A Living Sacrifice

"Present your bodies a living sacrifice, holy, acceptable to God, which is your reasonable service [of worship]." - Romans 12:1


Over the last year and a half, I have been living in this gloriously difficult season. The miscarriage of our baby girl started me on a journey that I wouldn't want to take again: therein lies the difficult part. But at the same time, in the way only The Spirit of Grace can do, I wouldn't trade the things I am learning on this dark path through the valley - and therein lies the glory. When your life is truly the Lords, you begin to know Him differently as you walk together. It's like He introduces Himself to you in ways you never saw coming, lifting the veil off of self-concocted definitions of God in order to reveal the unending expanse of His terrifyingly beautiful. And as you truly give yourself to Him, strangely you find that the dark valley is His home just as much as the blinding light of heaven. We all expect our self-made doctrines & flimsy theologies to be shattered by His glorious light, but I have found that our feeble conceptions are also shattered by His dark covering. And therein lies the mystery that we find in surrendering our all to God: He is clothed in light (Psalm 104:2; Isaiah 40:22) but He is also clothed in darkness (Deut. 4:11, Ps. 97:2). Psalm 18:11 says, "He made darkness His secret place; His canopy around Him was dark waters." On the journey of divine union, we are certain to find at some point that the secret place has become darkness. Inevitably, when this happens, we will first fight it: we will search our heart for sin and for mistakes, we will rebuke the enemy, we will fast, weep, and mourn, grasping for any touch from Heaven. But all the while, God stands still, smiling gently over us, waiting for our tizzy of religious activity to wear us out. And then in our weakness, we find He is there - right there, robed in the night He created (2 Cor. 12:9-10).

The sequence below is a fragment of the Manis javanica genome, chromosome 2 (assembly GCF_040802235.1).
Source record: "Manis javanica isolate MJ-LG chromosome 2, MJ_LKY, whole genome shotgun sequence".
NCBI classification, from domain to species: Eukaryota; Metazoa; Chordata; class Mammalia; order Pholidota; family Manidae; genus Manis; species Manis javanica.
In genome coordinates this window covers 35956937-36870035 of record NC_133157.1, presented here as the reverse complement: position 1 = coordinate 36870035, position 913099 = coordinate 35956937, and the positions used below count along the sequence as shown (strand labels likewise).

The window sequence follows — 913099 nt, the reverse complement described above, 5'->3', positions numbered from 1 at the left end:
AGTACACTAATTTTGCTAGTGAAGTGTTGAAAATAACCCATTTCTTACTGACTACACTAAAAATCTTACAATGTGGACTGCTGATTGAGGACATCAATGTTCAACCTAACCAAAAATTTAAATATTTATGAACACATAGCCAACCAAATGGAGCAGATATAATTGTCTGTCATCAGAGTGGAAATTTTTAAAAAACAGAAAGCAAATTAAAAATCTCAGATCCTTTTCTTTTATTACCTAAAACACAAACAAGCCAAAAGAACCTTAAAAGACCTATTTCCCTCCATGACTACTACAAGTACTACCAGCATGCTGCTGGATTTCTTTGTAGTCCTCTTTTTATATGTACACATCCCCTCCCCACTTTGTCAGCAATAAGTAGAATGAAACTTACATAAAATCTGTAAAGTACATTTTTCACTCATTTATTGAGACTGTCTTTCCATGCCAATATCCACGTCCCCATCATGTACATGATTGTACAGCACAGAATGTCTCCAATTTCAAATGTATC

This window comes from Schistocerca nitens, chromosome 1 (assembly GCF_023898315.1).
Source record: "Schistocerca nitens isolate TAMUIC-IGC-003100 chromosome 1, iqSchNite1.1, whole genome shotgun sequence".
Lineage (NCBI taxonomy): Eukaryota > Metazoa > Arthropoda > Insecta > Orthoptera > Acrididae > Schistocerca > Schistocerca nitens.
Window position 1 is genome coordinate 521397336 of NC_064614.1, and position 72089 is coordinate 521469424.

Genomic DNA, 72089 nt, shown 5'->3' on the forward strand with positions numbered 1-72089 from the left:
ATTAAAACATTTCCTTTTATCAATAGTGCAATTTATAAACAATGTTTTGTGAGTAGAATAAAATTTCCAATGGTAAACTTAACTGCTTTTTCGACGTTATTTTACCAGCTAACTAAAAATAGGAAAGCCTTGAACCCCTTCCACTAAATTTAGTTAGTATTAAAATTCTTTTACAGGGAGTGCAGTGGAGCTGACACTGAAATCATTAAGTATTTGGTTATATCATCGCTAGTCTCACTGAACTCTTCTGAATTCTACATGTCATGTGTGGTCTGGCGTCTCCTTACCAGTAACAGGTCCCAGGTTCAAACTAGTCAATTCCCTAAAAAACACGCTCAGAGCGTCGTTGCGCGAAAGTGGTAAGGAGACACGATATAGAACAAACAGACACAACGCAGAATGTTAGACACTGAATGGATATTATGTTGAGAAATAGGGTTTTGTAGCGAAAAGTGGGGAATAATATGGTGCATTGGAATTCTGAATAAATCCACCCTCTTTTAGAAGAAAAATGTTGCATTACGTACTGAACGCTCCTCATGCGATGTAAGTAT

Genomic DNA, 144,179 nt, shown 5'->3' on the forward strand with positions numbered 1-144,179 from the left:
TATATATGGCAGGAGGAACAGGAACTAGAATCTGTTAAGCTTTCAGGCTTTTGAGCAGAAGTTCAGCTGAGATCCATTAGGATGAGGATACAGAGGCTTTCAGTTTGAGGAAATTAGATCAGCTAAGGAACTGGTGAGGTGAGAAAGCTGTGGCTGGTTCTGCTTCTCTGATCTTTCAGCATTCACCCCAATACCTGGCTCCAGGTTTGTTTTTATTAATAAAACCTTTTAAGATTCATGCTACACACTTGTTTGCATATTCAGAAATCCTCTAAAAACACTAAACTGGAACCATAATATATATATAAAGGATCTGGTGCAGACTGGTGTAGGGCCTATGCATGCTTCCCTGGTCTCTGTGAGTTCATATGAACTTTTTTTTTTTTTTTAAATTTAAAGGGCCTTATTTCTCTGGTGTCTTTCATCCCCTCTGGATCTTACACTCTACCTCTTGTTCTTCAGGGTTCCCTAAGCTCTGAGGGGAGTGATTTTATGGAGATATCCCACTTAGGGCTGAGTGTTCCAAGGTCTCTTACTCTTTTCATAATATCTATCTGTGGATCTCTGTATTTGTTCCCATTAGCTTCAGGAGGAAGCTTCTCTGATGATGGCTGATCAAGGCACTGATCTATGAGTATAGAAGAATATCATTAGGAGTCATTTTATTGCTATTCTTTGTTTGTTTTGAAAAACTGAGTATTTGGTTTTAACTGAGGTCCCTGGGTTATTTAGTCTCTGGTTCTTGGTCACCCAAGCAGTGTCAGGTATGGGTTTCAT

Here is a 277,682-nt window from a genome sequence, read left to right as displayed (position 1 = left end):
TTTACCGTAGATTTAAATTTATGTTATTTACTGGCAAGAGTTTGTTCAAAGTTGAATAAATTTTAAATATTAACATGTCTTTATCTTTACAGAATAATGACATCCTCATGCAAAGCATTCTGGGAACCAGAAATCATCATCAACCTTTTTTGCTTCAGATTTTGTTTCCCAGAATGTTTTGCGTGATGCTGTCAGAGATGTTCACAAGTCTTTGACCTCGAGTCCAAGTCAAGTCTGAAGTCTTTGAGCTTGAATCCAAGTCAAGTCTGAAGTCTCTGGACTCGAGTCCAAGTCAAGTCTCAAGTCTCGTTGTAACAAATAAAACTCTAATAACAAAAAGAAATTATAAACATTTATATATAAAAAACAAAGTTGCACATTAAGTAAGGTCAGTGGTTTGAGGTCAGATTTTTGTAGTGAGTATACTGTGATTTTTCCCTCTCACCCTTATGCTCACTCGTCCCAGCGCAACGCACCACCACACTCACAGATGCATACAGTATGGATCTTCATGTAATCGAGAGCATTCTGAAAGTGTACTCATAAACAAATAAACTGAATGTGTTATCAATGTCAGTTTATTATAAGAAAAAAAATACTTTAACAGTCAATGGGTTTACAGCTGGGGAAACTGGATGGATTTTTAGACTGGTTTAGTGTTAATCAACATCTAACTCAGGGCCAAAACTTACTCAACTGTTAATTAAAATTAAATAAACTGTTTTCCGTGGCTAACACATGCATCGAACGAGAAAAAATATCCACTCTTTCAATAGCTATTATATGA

My prayer time in the secret place of darkness looks differently than when in the place of warm luminescence. It usually consists of me clumsily dropping the fragmented feelings & thoughts of my soul onto the floor. All of these emotions and musings have found me here, empty of words on most occasions. But now that I've come to realize words don't have to be spoken when THE Living Word is with you, I am learning to love the silence. I am learning on this journey through the dark that He IS my prayer and that He is absolutely unoffended by my brokenness. So I lie on the floor with pieces of my heart scattered round about me in the darkness. Quiet. Hushed. And I simply know He is God.


Recently the Father spoke to me during such a prayer time through word pictures painted on the canvas of my imagination. I saw myself coming up out of a black cauldron filled with boiling water, my skin pink from the scalding. I knew as I looked upon the image that a new layer of skin was being exposed and that the old layer was left in the boiling depths. It was a jolting picture, indeed, but at the same time, I knew that this was exactly the season I had been in. I had indeed been in a caldron of sorts as old layers of religious ideas, past hurts, and negative core beliefs were being peeled off layer by layer. Still, I wasn't receiving much as I pondered the image, so I did what every good theologian does at such a moment: I searched for the word 'cauldron' on my bible app.


The scripture that grabbed my attention was 2 Chronicles 35:13 when king Josiah reinstituted The Passover in Israel. It reads:


13 Also [the Levites] roasted the Passover offerings with fire according to the ordinance; but the other holy offerings they boiled in pots, in caldrons, and in pans, and divided them quickly among all the lay people.


I was quite familiar with the law given in Exodus 12:8-9 that states the Passover Lamb, "shall be roasted in fire...9 not boiled at all with water, but roasted in fire." Jesus as the fulfillment of the Paschal Lamb, endured the fire of God's presence and judgment against sin & death. He is The Lamb of God slain for us - our Passover Lamb. But it wasn't until I read 2 Chronicles 32:13, that I considered the, "other holy offerings" given on Passover. The other holy offerings were not to be roasted in fire but "boiled in...caldrons."